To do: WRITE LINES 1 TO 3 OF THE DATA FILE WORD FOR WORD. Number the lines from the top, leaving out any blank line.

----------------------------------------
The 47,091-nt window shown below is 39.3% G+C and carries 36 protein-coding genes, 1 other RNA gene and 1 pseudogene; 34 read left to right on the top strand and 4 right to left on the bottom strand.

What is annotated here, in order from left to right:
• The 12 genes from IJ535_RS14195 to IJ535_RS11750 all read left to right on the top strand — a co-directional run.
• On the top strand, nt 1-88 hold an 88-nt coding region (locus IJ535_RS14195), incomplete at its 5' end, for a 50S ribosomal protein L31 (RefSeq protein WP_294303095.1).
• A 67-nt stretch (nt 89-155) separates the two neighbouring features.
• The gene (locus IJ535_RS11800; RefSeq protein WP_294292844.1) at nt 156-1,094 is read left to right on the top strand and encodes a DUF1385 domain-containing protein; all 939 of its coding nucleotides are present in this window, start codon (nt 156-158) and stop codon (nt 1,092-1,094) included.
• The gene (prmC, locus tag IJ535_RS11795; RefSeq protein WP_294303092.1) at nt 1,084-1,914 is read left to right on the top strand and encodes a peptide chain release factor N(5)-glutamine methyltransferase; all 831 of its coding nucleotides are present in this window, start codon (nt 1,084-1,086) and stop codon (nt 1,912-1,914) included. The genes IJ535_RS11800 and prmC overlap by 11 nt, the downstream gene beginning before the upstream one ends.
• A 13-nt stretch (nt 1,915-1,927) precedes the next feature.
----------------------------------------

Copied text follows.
The 47,091-nt window shown below is 39.3% G+C and carries 36 protein-coding genes, 1 other RNA gene and 1 pseudogene; 34 read left to right on the top strand and 4 right to left on the bottom strand.

What is annotated here, in order from left to right:
• The 12 genes from IJ535_RS14195 to IJ535_RS11750 all read left to right on the top strand — a co-directional run.